Free press has always had its obstacles, but a pandemic in a new age of 24-hour news cycles and citizen journalism is unique. The devastation suffered across the globe as a result of COVID-19 is indisputable. It is expected that even once herd immunity has been achieved and a vaccine has been developed, the impact of this global disaster on free press will linger in our societies and governments. This article will explore ways journalists have been affected by COVID-19, and how it may deter the security of our universal right to free press.
How many times have you received a notification about the number of new cases in your geographical area? How many Google searches have you done to seek out information about the virus? Even a routine task like purchasing groceries requires additional information about modified hours of operation and mask requirements. Grocery shopping and personal safety are only the beginning of the reasons why access to information is so crucial in a time of extreme uncertainty. As media users, we want to believe that the information we access is reliable.
Understanding this, some countries including Algeria, Azerbaijan, China, Hungary, Indonesia, Iran, Palestine, Russia, South Africa, and Thailand have banned individuals and journalists from sharing false or misleading information about the coronavirus. As well-intentioned as this seems, it grants the party in power the ability to determine what is true and what is false in a time when the truth is largely unknown and often relative. The Electronic Frontier Foundation explains, “Such laws also give the government the power to censor, detain, arrest, and prosecute those who share information that doesn’t align with the official state narrative.” Though the motives seem pure, increased control over information can set a dangerous precedent for life after the pandemic, limiting the autonomy of citizens and endangering journalists.
The risks that must be taken to facilitate a free press have become more evident as a result of the pandemic. There is the matter of personal protective equipment: Journalists must be fully equipped with masks and any other necessary supplies so that they do not contribute to the problem they are reporting on. In an attempt to hear stories directly from those suffering from the virus, journalists approach hostels containing infected patients while donning head to toe protective gear. They risk their own health to document stories that serve as lifelines for those desperate to understand what a world plagued by COVID-19 really looks like. While many of us have enjoyed long stretches of self-quarantining within the safety of our homes, front-line journalists have no such luxury.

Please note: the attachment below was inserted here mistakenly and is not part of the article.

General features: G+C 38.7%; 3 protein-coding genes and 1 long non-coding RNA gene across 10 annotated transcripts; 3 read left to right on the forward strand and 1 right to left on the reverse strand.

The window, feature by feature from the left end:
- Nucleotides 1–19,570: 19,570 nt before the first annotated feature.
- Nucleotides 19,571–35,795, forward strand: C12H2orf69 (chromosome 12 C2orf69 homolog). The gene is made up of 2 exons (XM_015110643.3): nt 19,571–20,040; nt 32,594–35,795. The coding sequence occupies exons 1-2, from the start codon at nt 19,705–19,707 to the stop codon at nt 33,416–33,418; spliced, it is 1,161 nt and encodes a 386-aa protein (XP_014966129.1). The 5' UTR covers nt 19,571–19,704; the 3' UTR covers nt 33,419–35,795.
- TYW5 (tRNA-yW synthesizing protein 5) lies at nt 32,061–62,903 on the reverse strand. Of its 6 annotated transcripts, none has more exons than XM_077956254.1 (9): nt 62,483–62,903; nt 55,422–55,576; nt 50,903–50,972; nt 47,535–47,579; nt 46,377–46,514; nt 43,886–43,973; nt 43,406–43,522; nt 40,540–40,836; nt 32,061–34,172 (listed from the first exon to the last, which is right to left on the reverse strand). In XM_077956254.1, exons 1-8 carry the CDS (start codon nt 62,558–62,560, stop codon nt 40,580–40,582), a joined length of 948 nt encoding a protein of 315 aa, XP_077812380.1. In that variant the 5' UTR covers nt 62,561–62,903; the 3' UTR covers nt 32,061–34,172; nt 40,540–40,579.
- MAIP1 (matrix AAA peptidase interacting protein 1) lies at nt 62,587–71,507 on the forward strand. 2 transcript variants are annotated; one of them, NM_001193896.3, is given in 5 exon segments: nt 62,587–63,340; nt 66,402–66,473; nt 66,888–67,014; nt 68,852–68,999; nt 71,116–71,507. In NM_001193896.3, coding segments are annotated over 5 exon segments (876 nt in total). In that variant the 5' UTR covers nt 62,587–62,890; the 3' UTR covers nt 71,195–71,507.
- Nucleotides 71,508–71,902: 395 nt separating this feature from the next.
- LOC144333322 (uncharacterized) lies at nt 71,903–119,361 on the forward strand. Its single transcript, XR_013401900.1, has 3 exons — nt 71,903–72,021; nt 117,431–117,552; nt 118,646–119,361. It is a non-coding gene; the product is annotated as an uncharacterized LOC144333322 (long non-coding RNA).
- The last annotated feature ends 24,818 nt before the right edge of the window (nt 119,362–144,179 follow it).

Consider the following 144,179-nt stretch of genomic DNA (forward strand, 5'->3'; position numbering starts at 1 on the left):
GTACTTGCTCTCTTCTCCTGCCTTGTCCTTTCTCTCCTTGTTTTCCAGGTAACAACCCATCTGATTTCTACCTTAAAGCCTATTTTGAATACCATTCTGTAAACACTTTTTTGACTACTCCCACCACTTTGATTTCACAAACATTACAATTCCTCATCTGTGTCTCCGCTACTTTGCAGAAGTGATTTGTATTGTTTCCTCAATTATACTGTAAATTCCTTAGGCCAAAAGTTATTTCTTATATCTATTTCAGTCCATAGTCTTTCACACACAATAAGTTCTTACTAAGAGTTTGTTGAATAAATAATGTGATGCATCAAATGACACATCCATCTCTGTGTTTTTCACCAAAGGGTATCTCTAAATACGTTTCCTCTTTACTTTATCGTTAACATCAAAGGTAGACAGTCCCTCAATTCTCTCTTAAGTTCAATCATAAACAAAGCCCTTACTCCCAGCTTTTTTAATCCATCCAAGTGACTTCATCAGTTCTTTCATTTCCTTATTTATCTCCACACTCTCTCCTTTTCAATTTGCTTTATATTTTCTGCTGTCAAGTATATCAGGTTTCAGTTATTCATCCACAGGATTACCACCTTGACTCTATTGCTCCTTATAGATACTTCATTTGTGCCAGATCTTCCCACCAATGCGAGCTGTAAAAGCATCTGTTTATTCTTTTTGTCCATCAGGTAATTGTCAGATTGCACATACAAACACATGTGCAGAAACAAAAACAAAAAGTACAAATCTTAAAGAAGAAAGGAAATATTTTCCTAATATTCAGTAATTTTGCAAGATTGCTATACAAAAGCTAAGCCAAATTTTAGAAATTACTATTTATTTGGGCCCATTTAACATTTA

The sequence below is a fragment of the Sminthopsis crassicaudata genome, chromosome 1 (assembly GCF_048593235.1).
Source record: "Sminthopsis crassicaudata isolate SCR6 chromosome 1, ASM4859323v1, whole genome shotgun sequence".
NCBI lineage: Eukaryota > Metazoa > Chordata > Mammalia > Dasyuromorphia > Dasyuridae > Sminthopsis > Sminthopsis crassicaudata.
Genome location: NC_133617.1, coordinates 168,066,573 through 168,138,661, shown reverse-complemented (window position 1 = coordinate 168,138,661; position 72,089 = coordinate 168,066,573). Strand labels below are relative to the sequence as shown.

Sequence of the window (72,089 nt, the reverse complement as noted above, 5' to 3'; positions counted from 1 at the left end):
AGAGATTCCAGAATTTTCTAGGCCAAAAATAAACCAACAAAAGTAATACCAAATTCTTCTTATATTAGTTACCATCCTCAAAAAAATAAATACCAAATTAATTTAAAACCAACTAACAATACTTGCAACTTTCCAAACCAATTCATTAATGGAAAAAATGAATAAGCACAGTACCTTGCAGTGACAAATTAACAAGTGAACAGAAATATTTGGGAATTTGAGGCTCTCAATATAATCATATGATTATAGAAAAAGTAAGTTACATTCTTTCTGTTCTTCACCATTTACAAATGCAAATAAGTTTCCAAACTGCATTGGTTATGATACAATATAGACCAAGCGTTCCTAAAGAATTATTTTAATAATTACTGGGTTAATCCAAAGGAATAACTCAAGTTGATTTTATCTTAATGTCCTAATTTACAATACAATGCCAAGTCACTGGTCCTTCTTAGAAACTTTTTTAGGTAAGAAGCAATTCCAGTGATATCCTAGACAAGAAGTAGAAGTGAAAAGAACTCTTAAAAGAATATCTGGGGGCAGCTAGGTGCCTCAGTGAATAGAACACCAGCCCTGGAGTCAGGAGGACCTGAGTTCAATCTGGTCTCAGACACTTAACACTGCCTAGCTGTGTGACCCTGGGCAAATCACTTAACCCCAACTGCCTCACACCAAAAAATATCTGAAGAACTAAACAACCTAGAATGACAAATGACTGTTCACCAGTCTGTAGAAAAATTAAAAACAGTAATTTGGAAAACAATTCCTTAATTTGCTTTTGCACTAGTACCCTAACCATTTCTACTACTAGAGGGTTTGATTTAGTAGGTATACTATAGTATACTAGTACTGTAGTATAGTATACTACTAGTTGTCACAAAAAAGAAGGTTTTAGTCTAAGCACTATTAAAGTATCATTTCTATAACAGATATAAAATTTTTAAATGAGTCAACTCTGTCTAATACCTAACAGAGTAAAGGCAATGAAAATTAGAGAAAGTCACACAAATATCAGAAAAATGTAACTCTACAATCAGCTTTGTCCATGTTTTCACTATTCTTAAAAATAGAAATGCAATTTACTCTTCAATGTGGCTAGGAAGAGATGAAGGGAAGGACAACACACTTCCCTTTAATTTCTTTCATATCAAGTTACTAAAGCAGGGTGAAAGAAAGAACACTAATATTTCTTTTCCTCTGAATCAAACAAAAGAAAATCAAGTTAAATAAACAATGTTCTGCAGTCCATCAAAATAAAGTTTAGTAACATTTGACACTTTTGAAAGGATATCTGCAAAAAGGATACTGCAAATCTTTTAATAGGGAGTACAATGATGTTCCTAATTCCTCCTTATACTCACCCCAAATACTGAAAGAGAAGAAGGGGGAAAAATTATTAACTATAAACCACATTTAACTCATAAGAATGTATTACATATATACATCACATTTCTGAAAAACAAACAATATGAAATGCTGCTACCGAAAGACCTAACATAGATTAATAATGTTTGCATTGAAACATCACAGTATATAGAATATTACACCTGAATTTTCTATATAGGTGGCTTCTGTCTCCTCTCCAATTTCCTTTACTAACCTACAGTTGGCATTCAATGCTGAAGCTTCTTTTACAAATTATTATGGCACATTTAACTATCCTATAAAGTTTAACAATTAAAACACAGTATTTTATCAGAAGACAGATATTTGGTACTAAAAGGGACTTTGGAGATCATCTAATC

Even more alarming than the personal risks journalists are taking is the fact that some are also facing external threats of violence. In places where free press was already met with opposition, the situation has become even more dire. The Committee to Protect Journalists shares the story of Haitian journalists who were “assaulted by unidentified men at the government’s National Identification Office on April 2 as they investigated claims that the office was violating COVID-19 guidelines on social distancing.” Just as life-threatening is the danger of being jailed. The CPJ also reports, “with COVID-19 in circulation, imprisonment could be deadly; journalists are held in unsanitary conditions and forced into close proximity with others who could be infected.” Unfortunately, select authoritarian governments are turning to the imprisonment of journalists as a way to control the media’s coverage of the virus; a familiar tactic that should concern all those who support free press.
One of the most powerful tools for helping us understand how COVID-19 has endangered free press is provided by the International Press Institute. On their website, users can access interactive charts and maps that illustrate media freedom violations by region. The following note from the creators is included: “Amid the COVID-19 pandemic, the free flow of news and information is more essential than ever, ensuring open dialogue and the exchange of vital information. IPI is therefore closely monitoring press freedom restrictions in this exceptional situation.” They currently cite 426 media freedom violations across the globe. You can view this resource at this web address and share it on a variety of social media platforms.